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Ambush: Ni Hao Solo Exhibition

20200107115054633994Publisher: TFAM
Category:Exhibition Catalogs
Published Date: 2019/12
ISSN: 978-986-54-1241-8



For "Solo Exhibition: Open Call Artists," the Taipei Fine Arts Museum (TFAM) annually invites art experts and scholars in Taiwan to work with the museum and select open call proposals submitted by contemporary artists. The first solo exhibition series this year adopts a curatorial perspective and juxtaposes four artists’ solo exhibitions on the same floor with equal duration. As the exhibitions create dialogues with and serve as reference to each other, they collectively unfold contemporary issues discussed by these emerging and established artists. Making use of the four galleries, which form a cross in the center, the four exhibitions respectively demonstrate individual forms of art and distinctive artistic approaches.

Artist Ni Hao, an Honorable Mention recipient of the Taipei Art Awards, presents both his previous art series and new works in his solo exhibition, entitled Ambush, which immerses viewers in an atmosphere of dynamism and uncertainty. In the exhibition, viewers find themselves surrounded by shooting cards, spinning collage images, subtle mechanical compressions and projections of jump-cut videos, which gradually and implicitly stimulate viewers' nerves despite being displayed as still works. Moreover, these works are accompanied by on-going, irritating noises—sounds of clashing objects, drums, air compressors and wind instruments, submerging viewers in an inescapable, exhausting sensory experience senses. With the sense of restlessness collectively created through his works, the artist hopes to discuss forms of violence and the operation of power behind existing manipulation and control enabled by objects, foregrounding the circulation and use of credit cards, currencies, home appliances, guns and internet in contemporary society while outlining the invisible force that maneuvers international geopolitics and global financial system.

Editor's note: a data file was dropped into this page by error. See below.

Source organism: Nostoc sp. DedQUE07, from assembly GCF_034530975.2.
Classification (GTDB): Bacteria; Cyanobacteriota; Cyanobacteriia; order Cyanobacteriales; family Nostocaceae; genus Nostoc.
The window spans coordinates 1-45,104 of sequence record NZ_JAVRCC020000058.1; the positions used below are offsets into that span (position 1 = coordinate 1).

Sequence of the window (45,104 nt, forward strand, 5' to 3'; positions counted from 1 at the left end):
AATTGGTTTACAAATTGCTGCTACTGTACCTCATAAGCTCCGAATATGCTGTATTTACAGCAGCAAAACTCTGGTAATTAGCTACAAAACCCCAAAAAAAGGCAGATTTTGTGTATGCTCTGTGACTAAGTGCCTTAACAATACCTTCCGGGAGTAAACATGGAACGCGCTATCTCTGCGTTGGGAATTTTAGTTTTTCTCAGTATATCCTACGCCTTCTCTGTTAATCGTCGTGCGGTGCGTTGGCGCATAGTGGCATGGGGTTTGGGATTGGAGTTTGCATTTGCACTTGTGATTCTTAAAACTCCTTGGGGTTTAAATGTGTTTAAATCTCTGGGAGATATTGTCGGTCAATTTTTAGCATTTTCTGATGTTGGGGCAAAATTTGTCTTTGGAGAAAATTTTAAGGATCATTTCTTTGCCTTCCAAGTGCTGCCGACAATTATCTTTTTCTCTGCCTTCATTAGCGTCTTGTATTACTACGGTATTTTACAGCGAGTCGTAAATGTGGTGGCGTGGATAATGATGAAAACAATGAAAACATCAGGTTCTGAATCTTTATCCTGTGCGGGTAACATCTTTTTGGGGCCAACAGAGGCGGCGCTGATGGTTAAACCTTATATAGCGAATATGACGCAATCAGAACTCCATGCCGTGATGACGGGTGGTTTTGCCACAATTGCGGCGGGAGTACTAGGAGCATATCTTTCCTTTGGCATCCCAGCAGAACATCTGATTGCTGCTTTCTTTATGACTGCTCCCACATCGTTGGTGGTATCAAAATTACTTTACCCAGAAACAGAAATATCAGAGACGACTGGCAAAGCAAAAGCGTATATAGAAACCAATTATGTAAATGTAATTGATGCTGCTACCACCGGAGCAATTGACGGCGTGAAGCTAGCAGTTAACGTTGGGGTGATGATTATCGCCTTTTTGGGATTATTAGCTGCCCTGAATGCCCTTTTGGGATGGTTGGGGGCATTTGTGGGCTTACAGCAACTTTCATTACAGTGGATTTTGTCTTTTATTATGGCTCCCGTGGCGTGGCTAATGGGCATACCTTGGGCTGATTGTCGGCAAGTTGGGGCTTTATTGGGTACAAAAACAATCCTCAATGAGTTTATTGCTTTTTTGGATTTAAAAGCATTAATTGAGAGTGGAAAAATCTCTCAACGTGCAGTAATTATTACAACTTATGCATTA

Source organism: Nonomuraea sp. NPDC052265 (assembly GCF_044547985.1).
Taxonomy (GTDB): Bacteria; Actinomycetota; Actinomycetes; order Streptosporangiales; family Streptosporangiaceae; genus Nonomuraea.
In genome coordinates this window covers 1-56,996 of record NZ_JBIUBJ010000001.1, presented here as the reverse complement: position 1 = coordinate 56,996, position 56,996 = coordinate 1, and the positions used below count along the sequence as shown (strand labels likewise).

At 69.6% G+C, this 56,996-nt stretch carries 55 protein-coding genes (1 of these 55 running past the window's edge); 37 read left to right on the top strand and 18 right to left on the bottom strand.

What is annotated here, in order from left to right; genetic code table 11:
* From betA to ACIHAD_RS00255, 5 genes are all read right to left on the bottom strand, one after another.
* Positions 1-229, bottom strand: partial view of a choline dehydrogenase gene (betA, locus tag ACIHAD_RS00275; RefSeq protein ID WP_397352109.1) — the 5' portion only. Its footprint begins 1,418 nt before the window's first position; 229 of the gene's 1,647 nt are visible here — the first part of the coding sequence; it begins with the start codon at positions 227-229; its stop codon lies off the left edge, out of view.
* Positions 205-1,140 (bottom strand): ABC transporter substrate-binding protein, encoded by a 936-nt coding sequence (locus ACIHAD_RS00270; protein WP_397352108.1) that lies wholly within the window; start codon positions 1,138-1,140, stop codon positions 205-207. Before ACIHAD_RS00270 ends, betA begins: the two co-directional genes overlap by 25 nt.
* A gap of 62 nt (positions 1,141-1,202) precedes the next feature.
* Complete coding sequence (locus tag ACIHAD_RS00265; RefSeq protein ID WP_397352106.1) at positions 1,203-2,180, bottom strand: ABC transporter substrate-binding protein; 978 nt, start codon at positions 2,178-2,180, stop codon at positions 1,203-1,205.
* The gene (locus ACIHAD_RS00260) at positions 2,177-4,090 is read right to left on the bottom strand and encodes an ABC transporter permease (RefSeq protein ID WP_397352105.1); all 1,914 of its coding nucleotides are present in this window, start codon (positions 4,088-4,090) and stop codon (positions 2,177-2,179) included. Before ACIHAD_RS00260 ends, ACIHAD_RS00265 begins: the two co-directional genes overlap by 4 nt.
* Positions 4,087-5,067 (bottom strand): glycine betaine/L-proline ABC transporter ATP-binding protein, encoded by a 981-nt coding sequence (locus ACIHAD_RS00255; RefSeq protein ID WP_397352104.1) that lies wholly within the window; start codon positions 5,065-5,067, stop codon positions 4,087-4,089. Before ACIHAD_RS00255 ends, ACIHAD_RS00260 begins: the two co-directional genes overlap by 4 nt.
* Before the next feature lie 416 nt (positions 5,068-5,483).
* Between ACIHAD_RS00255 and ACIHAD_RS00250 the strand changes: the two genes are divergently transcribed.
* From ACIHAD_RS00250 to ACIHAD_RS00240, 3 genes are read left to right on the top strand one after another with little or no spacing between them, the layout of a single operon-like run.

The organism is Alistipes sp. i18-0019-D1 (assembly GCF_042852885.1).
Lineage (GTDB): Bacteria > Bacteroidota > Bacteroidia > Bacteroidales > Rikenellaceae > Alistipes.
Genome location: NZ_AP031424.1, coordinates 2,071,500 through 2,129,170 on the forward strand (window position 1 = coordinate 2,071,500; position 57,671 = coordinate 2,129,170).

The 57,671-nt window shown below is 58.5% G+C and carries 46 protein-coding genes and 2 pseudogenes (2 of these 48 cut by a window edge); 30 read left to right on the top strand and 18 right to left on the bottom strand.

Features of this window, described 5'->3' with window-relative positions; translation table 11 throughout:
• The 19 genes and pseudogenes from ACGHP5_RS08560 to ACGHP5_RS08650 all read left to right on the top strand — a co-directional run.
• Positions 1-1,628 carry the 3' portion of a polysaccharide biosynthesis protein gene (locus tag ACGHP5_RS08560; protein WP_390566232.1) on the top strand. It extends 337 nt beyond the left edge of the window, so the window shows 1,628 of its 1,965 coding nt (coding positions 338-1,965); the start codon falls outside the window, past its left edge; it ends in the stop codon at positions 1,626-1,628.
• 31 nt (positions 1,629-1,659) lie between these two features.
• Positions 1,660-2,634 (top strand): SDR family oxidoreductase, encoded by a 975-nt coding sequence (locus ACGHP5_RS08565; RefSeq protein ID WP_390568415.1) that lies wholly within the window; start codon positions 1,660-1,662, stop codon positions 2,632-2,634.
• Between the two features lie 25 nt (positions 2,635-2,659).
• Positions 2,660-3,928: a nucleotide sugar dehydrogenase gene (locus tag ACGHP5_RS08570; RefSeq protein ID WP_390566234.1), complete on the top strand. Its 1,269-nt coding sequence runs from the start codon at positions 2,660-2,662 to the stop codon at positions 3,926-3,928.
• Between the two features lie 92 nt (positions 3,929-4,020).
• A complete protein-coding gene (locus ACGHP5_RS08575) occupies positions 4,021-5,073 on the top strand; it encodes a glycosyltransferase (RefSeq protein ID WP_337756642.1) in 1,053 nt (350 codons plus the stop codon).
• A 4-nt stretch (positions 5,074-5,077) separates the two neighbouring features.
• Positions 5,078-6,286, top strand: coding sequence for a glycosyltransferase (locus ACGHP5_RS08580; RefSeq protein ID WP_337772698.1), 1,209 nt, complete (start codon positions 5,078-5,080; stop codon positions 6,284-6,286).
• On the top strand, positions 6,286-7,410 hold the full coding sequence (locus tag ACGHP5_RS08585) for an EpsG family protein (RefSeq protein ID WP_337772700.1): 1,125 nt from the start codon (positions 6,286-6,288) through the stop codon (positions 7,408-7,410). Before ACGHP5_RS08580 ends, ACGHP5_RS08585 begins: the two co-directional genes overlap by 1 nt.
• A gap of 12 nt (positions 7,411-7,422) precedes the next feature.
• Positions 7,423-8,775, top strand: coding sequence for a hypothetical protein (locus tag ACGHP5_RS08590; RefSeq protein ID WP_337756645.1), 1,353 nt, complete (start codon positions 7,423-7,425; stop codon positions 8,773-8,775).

This solo exhibition also reviews and sheds new light on the creative development of the artist, who extends and reconstructs his previous works by incorporating the element of parody into different arrangements and combinations of parts of his Night Sculptures from 2014, including Cigarette, Residue, Fresh Tears, Hot Blood and Wet Kisses. Be it combined, reconstructed, remade or integrated into his new work featuring a glass office cubicle, these works reveal the fact that the supply of the internet, which serves as the contemporary field where the artist gathers his materials, originates from the inundating flow of unfiltered information unlimited by time. The ephemerality of messages indeed stirs the immediacy of the presence in time. Even though the mechanism of the supply might vary in terms of time and space, we are consistently influenced and conditioned by dissimilar structures of violence in this system. This is also the reason why the artist has continuously revisited his works to explore their existing as well as newly emerging meanings and situations.

Ping Lin, Director of the Taipei Fine Arts Museum